Bottom to top?

Tips of my toes, dry in a small square of goretex, cozy in wool socks, and warmed by the exothermic oxidation of iron - I'm not too proud to use toe warmers. Better that than frostbite.

Spikes or studs strapped to my shoes, soft trail snow or hard ice? 

Ankles, warmed and protected from deep snow by gaitors, each with a little clip-on light to mark my pace as the afternoon light fades.

Merino wool topped with a soft wind shell on my legs today; other days, thick running tights and a down skirt, because my butt is the first thing to get cold.

Then my belly. It's the next to get cold.

Arms and body, two layers of merino wool, then fleece, topped with a wind shell, but it's never windy in Fairbanks.

If my arms and wrists are warm, then fleece gloves are enough; but sometimes too much. They come on and off during the run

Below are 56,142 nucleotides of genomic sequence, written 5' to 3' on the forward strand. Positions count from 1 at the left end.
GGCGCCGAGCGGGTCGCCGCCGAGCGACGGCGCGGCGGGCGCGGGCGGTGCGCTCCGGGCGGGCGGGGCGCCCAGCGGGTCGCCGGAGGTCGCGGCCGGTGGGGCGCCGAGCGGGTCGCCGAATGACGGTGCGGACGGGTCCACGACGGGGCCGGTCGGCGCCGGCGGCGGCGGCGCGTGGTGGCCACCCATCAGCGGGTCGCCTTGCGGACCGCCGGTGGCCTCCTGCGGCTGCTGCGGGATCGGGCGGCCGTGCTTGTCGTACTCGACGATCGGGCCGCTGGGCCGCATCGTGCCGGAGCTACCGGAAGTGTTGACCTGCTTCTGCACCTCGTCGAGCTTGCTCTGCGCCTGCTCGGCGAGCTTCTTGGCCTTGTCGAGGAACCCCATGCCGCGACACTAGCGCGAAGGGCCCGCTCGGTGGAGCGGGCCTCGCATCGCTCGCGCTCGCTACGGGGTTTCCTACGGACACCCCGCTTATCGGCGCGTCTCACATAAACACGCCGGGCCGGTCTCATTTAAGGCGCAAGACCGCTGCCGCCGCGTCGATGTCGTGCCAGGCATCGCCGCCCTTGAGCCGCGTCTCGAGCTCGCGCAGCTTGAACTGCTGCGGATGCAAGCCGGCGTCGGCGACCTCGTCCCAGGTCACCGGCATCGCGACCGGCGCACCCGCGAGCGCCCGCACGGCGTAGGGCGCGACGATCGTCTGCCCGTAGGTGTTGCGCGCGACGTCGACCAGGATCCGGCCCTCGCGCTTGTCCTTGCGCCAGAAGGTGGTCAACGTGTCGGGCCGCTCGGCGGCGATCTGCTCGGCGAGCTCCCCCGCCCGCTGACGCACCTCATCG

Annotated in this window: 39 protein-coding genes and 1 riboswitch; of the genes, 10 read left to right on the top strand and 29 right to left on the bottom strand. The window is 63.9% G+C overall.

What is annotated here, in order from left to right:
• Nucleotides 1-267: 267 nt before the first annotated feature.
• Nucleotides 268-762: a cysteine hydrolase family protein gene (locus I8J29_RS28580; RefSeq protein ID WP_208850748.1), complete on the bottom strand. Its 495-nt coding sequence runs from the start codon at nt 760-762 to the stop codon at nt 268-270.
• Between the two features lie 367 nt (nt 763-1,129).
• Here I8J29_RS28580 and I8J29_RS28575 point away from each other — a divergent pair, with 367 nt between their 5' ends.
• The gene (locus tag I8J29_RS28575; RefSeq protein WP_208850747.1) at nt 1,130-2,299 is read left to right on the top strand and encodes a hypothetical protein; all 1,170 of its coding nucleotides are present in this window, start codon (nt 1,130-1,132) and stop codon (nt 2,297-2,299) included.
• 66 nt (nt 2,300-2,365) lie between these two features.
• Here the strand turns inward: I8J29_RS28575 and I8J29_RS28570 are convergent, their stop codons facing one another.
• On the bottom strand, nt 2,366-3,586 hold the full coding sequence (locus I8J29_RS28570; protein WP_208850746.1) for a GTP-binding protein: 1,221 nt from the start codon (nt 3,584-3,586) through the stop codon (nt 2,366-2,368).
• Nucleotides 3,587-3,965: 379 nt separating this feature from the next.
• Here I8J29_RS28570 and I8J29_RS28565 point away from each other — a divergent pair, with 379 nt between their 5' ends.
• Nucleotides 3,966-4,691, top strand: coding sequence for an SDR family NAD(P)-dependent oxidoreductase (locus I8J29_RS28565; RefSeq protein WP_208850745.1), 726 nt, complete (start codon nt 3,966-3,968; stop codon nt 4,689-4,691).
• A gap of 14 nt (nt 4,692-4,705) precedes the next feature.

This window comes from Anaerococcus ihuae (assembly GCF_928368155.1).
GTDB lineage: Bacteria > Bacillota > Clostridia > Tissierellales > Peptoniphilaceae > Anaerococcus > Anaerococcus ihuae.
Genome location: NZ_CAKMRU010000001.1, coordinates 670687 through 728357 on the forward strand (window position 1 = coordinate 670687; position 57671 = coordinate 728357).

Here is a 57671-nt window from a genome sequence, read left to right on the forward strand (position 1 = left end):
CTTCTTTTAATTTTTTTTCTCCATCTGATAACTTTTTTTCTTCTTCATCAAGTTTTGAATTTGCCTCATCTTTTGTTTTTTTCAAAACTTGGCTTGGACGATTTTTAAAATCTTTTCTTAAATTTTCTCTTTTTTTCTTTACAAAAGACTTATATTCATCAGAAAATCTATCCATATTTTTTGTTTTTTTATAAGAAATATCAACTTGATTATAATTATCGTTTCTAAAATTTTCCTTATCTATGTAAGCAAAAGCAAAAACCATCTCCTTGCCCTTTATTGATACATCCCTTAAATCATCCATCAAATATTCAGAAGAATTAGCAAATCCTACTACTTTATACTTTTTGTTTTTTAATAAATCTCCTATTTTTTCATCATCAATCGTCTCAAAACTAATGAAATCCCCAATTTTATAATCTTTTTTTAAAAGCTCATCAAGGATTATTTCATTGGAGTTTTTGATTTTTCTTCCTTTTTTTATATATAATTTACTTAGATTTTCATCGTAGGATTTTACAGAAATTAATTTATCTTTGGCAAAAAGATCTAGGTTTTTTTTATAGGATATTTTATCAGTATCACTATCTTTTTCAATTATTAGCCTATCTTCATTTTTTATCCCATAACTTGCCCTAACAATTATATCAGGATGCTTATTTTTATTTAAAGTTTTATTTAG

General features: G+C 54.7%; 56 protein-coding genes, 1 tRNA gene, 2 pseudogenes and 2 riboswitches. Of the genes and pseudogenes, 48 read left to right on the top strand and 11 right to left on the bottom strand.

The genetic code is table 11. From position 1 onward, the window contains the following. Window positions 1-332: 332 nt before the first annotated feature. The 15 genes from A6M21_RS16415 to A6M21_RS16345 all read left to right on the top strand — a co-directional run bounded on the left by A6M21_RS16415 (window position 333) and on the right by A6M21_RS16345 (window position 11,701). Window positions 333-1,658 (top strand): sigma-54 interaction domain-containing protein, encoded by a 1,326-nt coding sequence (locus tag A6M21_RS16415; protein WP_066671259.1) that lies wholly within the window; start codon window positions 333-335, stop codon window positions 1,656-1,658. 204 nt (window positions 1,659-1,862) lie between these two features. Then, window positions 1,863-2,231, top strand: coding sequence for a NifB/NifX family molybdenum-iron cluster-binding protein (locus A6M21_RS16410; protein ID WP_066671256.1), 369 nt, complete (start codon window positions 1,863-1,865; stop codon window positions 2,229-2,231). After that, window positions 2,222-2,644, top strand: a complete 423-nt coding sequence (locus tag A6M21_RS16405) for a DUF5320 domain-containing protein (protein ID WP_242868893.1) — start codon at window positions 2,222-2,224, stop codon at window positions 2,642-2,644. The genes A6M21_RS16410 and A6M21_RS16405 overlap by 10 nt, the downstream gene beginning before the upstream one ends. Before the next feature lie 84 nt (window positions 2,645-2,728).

I thread my headphones through a neck gaitor (or two) and through my hairband, tuck them under my hat and in my ears so I can listen to stories. Not music, stories.

A dab of bagbalm on my cheeks and nose keeps frostnip at bay, while my breath freezes to my eyelashes like white mascara.

The low light of sunset and a three quarter moon today.

i need to run

I need to run. Or is it that I need to move? Long runs, long bike rides, long hikes through the mountains. Traveling, exploring, interacting with the landscape - viscerally.

My hope this September is to run the Wonderland Trail around Mount Rainier. 93 miles in 3 days. With a few friends. Mount Rainier has been a part of my life since I was a kid: a massive geographic strength, collaborating with the sun and the sound to give me and my life a sense of direction.

It is hard imagining running 93 miles when it is 0F outside and snow-covered trails mean multiple layers, spikes for my shoes, and watching for frostbite. But I will try.